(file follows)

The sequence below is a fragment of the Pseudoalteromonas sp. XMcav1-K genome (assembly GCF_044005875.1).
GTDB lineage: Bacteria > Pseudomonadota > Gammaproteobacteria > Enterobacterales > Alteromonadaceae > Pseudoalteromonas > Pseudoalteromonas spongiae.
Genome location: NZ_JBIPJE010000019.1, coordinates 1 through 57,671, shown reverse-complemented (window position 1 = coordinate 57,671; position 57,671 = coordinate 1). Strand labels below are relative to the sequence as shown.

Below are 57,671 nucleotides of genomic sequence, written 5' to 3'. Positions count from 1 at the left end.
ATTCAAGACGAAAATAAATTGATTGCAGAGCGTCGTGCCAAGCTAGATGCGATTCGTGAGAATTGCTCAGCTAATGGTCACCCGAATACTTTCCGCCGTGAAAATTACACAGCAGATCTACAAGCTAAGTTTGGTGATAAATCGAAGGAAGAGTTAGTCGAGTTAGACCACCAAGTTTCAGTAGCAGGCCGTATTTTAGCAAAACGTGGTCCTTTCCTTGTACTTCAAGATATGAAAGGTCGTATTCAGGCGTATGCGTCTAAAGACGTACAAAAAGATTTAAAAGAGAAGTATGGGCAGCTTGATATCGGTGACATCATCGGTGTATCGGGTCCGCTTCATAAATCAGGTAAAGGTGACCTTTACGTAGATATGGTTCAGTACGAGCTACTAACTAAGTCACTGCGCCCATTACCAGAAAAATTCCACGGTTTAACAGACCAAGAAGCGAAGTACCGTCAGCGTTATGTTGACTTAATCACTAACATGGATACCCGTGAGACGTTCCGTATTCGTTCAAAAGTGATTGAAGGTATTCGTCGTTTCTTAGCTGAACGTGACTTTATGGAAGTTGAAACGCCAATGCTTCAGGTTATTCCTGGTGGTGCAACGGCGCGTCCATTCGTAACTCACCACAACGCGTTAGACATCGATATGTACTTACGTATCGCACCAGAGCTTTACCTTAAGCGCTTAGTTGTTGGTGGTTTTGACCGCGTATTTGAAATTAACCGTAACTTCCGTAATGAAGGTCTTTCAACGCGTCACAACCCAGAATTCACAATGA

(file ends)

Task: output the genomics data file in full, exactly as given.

The sequence below is a fragment of the Pseudoalteromonas sp. XMcav1-K genome (assembly GCF_044005875.1).
GTDB lineage: Bacteria > Pseudomonadota > Gammaproteobacteria > Enterobacterales > Alteromonadaceae > Pseudoalteromonas > Pseudoalteromonas spongiae.
Genome location: NZ_JBIPJE010000019.1, coordinates 1 through 57,671, shown reverse-complemented (window position 1 = coordinate 57,671; position 57,671 = coordinate 1). Strand labels below are relative to the sequence as shown.

Below are 57,671 nucleotides of genomic sequence, written 5' to 3'. Positions count from 1 at the left end.
ATTCAAGACGAAAATAAATTGATTGCAGAGCGTCGTGCCAAGCTAGATGCGATTCGTGAGAATTGCTCAGCTAATGGTCACCCGAATACTTTCCGCCGTGAAAATTACACAGCAGATCTACAAGCTAAGTTTGGTGATAAATCGAAGGAAGAGTTAGTCGAGTTAGACCACCAAGTTTCAGTAGCAGGCCGTATTTTAGCAAAACGTGGTCCTTTCCTTGTACTTCAAGATATGAAAGGTCGTATTCAGGCGTATGCGTCTAAAGACGTACAAAAAGATTTAAAAGAGAAGTATGGGCAGCTTGATATCGGTGACATCATCGGTGTATCGGGTCCGCTTCATAAATCAGGTAAAGGTGACCTTTACGTAGATATGGTTCAGTACGAGCTACTAACTAAGTCACTGCGCCCATTACCAGAAAAATTCCACGGTTTAACAGACCAAGAAGCGAAGTACCGTCAGCGTTATGTTGACTTAATCACTAACATGGATACCCGTGAGACGTTCCGTATTCGTTCAAAAGTGATTGAAGGTATTCGTCGTTTCTTAGCTGAACGTGACTTTATGGAAGTTGAAACGCCAATGCTTCAGGTTATTCCTGGTGGTGCAACGGCGCGTCCATTCGTAACTCACCACAACGCGTTAGACATCGATATGTACTTACGTATCGCACCAGAGCTTTACCTTAAGCGCTTAGTTGTTGGTGGTTTTGACCGCGTATTTGAAATTAACCGTAACTTCCGTAATGAAGGTCTTTCAACGCGTCACAACCCAGAATTCACAATGA